Prep boys' lacrosse • Davis started the season 3-2.
This is an archived article that was published on sltrib.com in 2013, and information in the article may be outdated. It is provided only for personal research purposes and may not be reprinted.
Dillon Yocom's problem was he moved to Utah.
The move may have been a good one for himself and his family, but not for his love for lacrosse.
When the Yocom family lived in New Hampshire, it was easy to buy into a sport that was popular and provided plenty of opportunities. But when the Yocoms moved to Utah, one of the first things they did after putting in a change of a address with the post office was to search for a lacrosse league.
A quick search revealed discouraging news.
Good thing Dillon's father was committed to giving his son a chance to play. Trevor Yocom started a youth program and the high school program at Davis.
He started a program four years ago. There were 53 kids the first year. Now there are 10 different teams.
As the sport gained momentum, Dillon became the face of lacrosse for Davis as it went from expansion team to a respected Division I team on the rise.
"Since it's not a [UHSAA] sanctioned sport, some kids may look at it as less than a sport," Trevor Yocom said. "But he's never looked at it like that. I would attribute his success to his work ethic and dedication."
Dillon earned all-conference honors as a freshman on a team that finished with a 13-2 record. He was named MVP for his position and helped Davis improve to 15-2 as a sophomore.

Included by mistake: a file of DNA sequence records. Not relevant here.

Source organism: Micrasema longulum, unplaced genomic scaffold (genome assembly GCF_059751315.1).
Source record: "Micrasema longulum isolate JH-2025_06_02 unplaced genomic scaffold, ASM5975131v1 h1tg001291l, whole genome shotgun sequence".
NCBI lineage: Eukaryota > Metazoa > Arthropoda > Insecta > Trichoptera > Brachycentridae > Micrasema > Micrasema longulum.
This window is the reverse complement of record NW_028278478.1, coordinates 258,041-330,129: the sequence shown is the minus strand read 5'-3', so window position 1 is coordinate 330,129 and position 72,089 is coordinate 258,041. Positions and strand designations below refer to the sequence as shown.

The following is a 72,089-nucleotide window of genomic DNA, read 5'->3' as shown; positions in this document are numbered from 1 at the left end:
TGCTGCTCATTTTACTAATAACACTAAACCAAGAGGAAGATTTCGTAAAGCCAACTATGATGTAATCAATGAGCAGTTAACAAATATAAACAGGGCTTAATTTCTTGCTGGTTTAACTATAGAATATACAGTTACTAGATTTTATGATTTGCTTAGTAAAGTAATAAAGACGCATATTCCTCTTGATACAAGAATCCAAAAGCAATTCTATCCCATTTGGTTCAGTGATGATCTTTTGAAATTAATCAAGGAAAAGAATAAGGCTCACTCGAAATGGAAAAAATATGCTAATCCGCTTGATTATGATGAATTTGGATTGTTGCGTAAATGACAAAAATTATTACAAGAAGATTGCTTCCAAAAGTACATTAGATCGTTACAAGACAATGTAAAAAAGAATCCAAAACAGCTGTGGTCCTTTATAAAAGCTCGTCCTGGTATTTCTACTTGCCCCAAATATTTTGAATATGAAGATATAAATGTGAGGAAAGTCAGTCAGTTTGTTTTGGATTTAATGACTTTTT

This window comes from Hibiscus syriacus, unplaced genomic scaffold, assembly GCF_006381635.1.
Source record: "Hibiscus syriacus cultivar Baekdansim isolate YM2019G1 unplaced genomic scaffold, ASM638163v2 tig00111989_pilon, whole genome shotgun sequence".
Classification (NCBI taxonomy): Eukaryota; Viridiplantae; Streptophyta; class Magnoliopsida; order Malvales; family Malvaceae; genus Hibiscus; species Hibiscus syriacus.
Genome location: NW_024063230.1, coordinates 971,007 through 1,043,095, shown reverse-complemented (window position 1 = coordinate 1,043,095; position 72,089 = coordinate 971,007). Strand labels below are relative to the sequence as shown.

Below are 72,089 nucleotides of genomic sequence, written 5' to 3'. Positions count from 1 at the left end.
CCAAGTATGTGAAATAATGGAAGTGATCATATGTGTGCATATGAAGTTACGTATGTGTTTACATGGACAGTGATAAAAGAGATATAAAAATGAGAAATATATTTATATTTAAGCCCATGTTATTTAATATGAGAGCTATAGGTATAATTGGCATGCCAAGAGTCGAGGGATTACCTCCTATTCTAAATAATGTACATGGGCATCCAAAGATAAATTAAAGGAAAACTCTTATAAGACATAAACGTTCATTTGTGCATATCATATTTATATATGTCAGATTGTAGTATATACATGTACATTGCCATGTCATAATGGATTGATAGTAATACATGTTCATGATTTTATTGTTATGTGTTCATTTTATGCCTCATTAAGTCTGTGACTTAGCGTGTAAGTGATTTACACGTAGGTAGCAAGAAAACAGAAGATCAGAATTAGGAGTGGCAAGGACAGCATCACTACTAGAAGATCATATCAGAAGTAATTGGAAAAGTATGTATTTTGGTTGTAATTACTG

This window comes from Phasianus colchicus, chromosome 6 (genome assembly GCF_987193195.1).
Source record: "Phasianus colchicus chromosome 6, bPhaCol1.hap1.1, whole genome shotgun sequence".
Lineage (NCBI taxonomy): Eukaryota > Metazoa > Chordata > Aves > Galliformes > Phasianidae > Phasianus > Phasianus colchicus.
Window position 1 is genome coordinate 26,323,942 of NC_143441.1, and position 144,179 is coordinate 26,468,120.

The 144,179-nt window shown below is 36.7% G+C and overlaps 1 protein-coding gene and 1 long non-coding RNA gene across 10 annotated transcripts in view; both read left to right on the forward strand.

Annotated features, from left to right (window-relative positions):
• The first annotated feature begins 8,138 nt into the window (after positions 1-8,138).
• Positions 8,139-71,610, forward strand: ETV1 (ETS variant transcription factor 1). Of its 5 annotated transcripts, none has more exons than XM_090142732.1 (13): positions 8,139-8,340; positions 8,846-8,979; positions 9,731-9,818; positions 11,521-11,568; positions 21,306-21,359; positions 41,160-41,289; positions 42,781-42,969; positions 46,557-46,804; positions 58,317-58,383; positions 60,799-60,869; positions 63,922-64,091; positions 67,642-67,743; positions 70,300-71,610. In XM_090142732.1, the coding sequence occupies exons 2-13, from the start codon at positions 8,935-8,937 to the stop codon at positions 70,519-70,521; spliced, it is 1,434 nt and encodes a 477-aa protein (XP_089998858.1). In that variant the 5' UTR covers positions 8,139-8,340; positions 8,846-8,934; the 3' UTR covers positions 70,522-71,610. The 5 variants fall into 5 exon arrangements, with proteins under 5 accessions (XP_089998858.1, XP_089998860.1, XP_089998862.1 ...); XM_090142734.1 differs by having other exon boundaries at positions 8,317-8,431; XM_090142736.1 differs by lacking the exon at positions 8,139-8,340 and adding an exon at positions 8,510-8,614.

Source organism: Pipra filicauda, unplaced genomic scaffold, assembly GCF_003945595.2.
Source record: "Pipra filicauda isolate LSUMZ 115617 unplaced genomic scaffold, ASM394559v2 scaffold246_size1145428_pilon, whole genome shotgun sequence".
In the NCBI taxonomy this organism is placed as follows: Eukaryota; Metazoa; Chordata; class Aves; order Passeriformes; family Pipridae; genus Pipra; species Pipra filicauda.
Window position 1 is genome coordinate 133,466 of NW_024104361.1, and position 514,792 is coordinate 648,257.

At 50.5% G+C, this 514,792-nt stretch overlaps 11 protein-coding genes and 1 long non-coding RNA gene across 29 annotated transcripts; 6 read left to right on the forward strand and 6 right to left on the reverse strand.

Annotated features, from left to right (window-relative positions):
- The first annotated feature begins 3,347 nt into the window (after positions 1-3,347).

The Darts made the jump last year from the Division II level, where there are 23 teams, to Division 1, the highest level of high school lacrosse that features the 20 best teams in the state.
Davis finished 7-7 and qualified for the playoffs. Dillon finished with 30 goals and 30 assists, once again earning all-conference honors.
Davis is 3-2 this season, and Dillon is leading the team by averaging 4.6 points per game. He is hoping his experience will continue to help Davis build a winning program.
"I think I have pretty good vision," Dillon said. "I can see the field and what's opening up, and I know the strategy to it that others may not know who are new to the sport. We have good talent, we just have to focus on things we can control. We have the potential to go pretty far."